The True Meaning of Christmas

I can already hear the groans.  “Here we go again!”, some of you are thinking.  Another non-Christian is going to try to convince us that Christmas is not about the birth of the baby Jesus.  As far as that is concerned, I’m not going to try to convince you of anything.  There are many facts out there in many books, and publications, and teachings.  What you choose to believe or not believe, what you choose to read or not to read, what you choose to have faith in or not have faith in is all entirely up to you.

The only thing I’m going to try to convince you of is how lucky you really are to live in the wonderful country of ours.  How lucky am I to live here?  Jewish people are no so popular in some other parts of this world.  Neither are Christians, Muslims, Buddhists, Hindus, atheists, agnostics, and every one of the other thousands of religions or non-religions that I haven’t even mentioned.  No matter who you are, and no matter what you choose to believe or disbelieve, there is a place in this world where you are pretty much not welcome, and your life is actually in danger because of what you choose to believe or disbelieve, or even just because of the color of your skin.

This is not true in the USA.  We are a country of immigrants.  Unless you are a Native American, you came here from some other part of the world.  It’s OK.  For the most part, you are welcome.  I only say for the most part because some people are not here legally, and there are some who would say they are not welcome.  What I would say is, no matter how you got here, if you are in a position to contribute to society, and pay taxes, and you are doing these things, then maybe it should be easier for you to come here without having to risk your life and worry every day if you will be sent back to your homeland.  Even if you are unable to contribute due to illness, you are still welcome in my country.  It is your country now too.

We in this country are not just tolerant, we are integrated.  For the most part, we live our lives among people who may practice a different religion, or are of a different race or creed, and we do so without even thinking about it.  We feel safe, we can learn about different cultures and religions, and expand our knowledge of people, and the world around us if we choose to do so.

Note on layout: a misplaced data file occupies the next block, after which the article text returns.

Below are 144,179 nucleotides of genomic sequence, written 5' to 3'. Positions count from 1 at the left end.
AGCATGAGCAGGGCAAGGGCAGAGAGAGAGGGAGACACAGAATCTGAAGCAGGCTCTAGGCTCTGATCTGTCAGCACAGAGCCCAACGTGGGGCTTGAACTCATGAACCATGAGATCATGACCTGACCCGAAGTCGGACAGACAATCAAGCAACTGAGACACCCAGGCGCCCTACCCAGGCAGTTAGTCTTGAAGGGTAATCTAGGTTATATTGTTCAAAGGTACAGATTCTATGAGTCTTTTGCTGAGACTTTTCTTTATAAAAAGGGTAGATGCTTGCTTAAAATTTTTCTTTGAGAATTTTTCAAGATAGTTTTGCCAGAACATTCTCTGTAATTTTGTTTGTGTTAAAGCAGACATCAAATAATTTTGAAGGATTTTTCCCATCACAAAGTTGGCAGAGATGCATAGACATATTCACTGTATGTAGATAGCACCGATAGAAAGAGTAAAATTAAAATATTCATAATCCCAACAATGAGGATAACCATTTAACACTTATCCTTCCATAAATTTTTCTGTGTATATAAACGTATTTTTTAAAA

On the other hand, we are also free to be intolerant (to an extent).  We are free to protest peacefully against our government.  We are free to burn our flag or a picture of our president publicly if we want to.  We are free to hate, or be a bigot, and we are free to organize and segregate ourselves, and give our group a name claiming that we are the only ones that are right and we will show that to the world one day.  We are free to live in our segregated little segments of society, and only hear the opinions of others like us.

No matter what we do, unless we are bringing harm to others, we can do it without the fear of our government shooting us, or burning us or hosing us down, or firing rockets at us containing sarin gas.  We are not in a country which is being indiscriminately bombed, or where buses are blowing up, or where the government gives us land but then builds a wall to separate us from the land that is fertile, or food or medical supplies.

For these reasons, we need to be grateful, especially at this time of year.  We cannot judge the actions of people in countries that we have never been to, and who are living a life that we hopefully will never experience.  The next time you go to the grocery store, whether it be with your credit card or with food stamps, be grateful that you are able to eat. The next time you visit Bloomingdales, or the Salvation Army, be grateful that you have clothes on your back. And the next time someone wishes you a Merry Christmas, Happy Holidays, Happy Hanukkah, or Happy New Year, smile at them, say thank you, and offer back whatever greeting you find appropriate because in this country, they are allowed to believe what they want to and so are you.

So what is the true meaning of Christmas? It is whatever you want it to mean? You have the right to be an individual or go along with any idea that organized religion has suggested. You have the right to choose, and be grateful for that, because even in this incredibly diverse and inclusive country that we live in it was not so long ago that brothers from the North were fighting brothers from the South, and African Americans were slaves, and women didn’t have a right to vote, and people were being hung from trees, and hosed down in the streets or attacked by police dogs, and sent to separate schools and even bathrooms simply because of the color of their skin. Things are much better today, but they aren’t perfect, and we could certainly digress. That is in your hands. Do we move forward by being one nation indivisible, or do we move backwards by seeing ourselves as the only ones with a grasp on the truth.

So the next time you are debating “The True Meaning of Christmas”, or what the proper greeting is for this time of year, just be grateful that you have the right to debate. All of us could have just as easily been born in a country where questioning anything would get you thrown in jail, or lynched. Think about it? What would Jesus do?

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